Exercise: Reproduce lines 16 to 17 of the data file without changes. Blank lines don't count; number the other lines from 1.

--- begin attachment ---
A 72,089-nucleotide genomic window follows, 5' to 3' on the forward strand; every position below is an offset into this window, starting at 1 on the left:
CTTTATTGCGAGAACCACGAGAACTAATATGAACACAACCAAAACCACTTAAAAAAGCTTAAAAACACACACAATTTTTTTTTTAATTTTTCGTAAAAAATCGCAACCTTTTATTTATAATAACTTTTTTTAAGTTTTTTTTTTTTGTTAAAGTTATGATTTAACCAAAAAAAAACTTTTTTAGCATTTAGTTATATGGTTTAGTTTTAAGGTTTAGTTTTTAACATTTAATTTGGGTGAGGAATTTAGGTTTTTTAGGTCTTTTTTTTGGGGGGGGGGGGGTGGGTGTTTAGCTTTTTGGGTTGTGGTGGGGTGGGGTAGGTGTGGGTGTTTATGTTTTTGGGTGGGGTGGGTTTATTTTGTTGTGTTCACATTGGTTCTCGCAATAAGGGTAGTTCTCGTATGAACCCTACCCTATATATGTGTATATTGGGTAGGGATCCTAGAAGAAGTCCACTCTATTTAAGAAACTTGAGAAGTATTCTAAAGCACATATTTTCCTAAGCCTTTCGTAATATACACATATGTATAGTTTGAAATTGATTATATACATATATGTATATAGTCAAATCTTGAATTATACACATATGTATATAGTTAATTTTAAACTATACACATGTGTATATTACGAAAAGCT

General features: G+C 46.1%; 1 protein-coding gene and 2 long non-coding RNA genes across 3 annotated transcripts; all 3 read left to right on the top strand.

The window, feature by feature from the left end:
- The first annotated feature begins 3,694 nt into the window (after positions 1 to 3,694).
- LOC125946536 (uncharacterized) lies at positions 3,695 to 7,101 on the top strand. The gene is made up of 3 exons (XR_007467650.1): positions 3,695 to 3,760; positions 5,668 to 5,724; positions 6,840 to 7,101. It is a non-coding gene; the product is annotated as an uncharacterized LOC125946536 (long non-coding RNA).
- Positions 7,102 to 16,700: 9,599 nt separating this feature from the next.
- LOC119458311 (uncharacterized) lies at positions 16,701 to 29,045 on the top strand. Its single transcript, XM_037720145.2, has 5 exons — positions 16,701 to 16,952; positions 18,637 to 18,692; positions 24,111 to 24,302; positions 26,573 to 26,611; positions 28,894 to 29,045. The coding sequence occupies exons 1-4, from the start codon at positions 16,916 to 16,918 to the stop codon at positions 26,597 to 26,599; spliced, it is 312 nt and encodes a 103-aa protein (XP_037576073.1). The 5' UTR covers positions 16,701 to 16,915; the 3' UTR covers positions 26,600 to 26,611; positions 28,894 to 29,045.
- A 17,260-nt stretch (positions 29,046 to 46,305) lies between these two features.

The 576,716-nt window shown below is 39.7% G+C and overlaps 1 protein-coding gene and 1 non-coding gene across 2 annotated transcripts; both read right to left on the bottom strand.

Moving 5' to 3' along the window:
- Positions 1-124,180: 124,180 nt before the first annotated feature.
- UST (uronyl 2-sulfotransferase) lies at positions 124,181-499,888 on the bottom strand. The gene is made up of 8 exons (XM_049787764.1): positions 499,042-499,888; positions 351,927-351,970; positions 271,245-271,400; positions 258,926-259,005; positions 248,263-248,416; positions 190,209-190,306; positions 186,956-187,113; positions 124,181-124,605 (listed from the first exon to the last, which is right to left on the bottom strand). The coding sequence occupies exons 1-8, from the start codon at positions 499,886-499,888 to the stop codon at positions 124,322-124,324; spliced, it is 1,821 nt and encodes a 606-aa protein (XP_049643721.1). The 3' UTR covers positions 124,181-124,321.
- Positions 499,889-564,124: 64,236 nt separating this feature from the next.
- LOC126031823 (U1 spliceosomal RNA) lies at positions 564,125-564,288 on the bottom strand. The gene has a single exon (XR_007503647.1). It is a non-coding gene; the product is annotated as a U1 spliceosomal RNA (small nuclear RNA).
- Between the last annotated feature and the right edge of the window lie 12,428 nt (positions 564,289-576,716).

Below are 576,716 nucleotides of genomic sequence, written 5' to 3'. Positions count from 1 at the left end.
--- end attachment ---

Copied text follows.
- Between the last annotated feature and the right edge of the window lie 12,428 nt (positions 564,289-576,716).

Below are 576,716 nucleotides of genomic sequence, written 5' to 3'. Positions count from 1 at the left end.